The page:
So much for the “greedy geezer” myth. And the “intergenerational warfare” myth. And the “Americans want their benefits but won’t pay for it” myth. Not surprisingly, when someone actually asked average Americans about their priorities for this nation and their willingness to pay for them, we find that the billion dollar corporate and Wall Street campaign to cut Social Security and Medicare actually doesn’t know a thing about what middle-class Americans are willing to pay for and what they’re not.
The National Academy of Social Insurance talked to 2,000 Americans of all ages and political parties about their views on Social Security. The fact that huge majorities oppose benefit cuts mirrors other polls, like ours, taken throughout the past several years of deficit hysteria. However, what’s especially important in NASI’s findings is the fact that respondents were also asked to consider a number of reforms.
Mark Miller with Reuters provides a breakdown of those findings:
The NASI survey presented a menu of options. Here is the package of reforms supported by 71 percent of survey respondents:These results also show support across all age groups and political parties. 88 percent of "Silent Generation" respondents, 86 percent of Baby Boomers (those greedy geezers Alan Simpson loves to chastise), 87 percent of Gen X-ers, and 85 percent of Gen Y-ers are willing to pay more in taxes to protect Social Security. Three out of four Republicans said they'd be willing to pay more to protect the program with 62 percent of the GOP willing to increase the program’s benefits. 86 percent of independents - and 91 percent of Democrats are willing to pay more to strengthen Social Security with 71 percent of independents and 84 percent of Democrats also interested in increasing benefits. While true bi-partisanship may be dead in Washington, step outside the Beltway and the bi-partisan support for preserving Social Security couldn’t be stronger.
- Gradually eliminate the cap on earnings that are taxed for Social Security over a 10-year period. That change would affect the 5 percent of all workers who earn more than this year's cap ($113,700).
- Gradually raise the payroll tax rate on both employers and workers over a 20-year period to 7.2 percent from 6.2 percent.
- Bolster a special minimum benefit intended to keep very low-income workers above the federally defined poverty line.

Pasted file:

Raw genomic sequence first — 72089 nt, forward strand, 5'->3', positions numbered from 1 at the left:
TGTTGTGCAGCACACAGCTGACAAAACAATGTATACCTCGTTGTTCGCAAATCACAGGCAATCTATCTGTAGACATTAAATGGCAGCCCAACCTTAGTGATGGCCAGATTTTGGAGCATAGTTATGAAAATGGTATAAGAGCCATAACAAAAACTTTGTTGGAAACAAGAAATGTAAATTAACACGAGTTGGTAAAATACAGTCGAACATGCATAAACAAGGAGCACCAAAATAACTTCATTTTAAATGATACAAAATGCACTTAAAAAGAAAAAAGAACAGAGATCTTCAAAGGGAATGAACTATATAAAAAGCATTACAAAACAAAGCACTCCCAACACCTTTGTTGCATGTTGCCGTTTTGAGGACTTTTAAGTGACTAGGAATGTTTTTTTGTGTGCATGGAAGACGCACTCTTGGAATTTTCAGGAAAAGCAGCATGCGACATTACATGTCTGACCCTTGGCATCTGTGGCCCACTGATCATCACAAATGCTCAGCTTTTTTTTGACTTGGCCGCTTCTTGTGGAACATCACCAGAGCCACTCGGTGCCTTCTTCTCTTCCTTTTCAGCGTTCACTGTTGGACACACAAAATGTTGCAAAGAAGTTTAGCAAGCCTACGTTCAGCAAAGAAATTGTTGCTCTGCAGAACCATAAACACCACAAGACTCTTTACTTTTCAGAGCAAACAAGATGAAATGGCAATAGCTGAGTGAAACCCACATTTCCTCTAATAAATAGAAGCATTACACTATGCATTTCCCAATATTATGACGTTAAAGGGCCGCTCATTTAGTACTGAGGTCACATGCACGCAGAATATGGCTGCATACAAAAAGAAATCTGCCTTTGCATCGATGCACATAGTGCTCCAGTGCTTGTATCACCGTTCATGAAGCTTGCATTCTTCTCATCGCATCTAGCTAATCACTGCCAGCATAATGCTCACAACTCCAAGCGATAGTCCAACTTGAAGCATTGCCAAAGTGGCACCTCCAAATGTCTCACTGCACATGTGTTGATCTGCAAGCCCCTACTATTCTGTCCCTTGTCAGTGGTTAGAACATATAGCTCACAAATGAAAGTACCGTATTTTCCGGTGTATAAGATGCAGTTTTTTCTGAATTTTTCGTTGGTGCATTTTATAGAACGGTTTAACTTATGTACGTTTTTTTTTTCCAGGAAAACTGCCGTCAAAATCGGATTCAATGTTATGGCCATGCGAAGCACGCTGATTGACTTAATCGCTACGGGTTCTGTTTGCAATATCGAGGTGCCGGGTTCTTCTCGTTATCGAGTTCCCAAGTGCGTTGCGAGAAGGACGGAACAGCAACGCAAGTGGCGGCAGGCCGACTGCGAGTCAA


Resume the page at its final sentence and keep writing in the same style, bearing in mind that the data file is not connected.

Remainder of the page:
- Set Social Security's annual inflation increase, using a measure of consumer prices that accurately reflects the higher prices older people pay for healthcare - effectively, the opposite of a chained CPI.
- Keep Social Security's full retirement age at 67 (already the age for beneficiaries born in 1960 or later), and do not means test the program.
For so long, the conventional wisdom has been that we can't pay for the government we want," says Virginia Reno, vice president for income security policy at NASI. "We can keep running deficits forever, but we can't tax ourselves for any reason, no matter what.” This survey shows that there's no discontinuity between what people want and what they are willing to pay for."
Unfortunately, this deficit debate has been dominated by the most well-financed anti-entitlement campaign this nation has ever seen. The anti-Social Security sales pitch, repeated widely and without question by the compliant media, comes from a wide web of groups all funded by multi-billionaire Wall Streeter, Pete Peterson. They’ve claimed average Americans must make “shared sacrifices” by accepting benefit cuts in their already modest retirement benefits. The Wall Street mantra claims our nation simply can’t afford the average $14,000 Social Security benefit – contributed by Americans throughout their working lifetimes. Yet they also claim their $1 trillion in wasteful corporate tax breaks and loopholes must be preserved. Richard Eskow describes what their version of “shared sacrifice” really means”:
Guess who isn't willing to step up and pitch in? The millionaires, billionaires, and corporations behind the deficit hysteria. Their pampered pitchpeople are hiding, too. After all, the NASI survey's been out for a week and we haven't heard a peep from any of them. Not one of them has congratulated the American people for making those "hard choices." Not one of them has signed on to promote the NASI survey's common-sense, fiscally responsible agenda for Social Security. Not even straight-shootin' Alan Simpson.As we’ve said before, getting our fiscal house back in order is All About Priorities. Clearly Main Street and Wall Street have very different goals for our nation. The question is -- who is Washington listening to?
You can run but you can't hide
"If you have some better suggestions about how to stabilize Social Security instead of just babbling into the vapors," Simpson wrote in his "310 million tits" email, "let me know." Now the public has let him know. Where's Alan? "If there's no pain," says the Concord Coalition, "there's no gain." Now we know that they're talking about your pain and their gain. Where's Alan?
And the public's still being lectured. One lecture came from Goldman Sachs CEO Lloyd Blankfein who, thanks to the Wall Street bailout, benefited rom the largest free lunch in history. Pack it in, guys. In fact, you should be celebrating: The public's made those hard choices you've been talking about. If you're not hypocrites you'll fight for their Social Security agenda, not yours.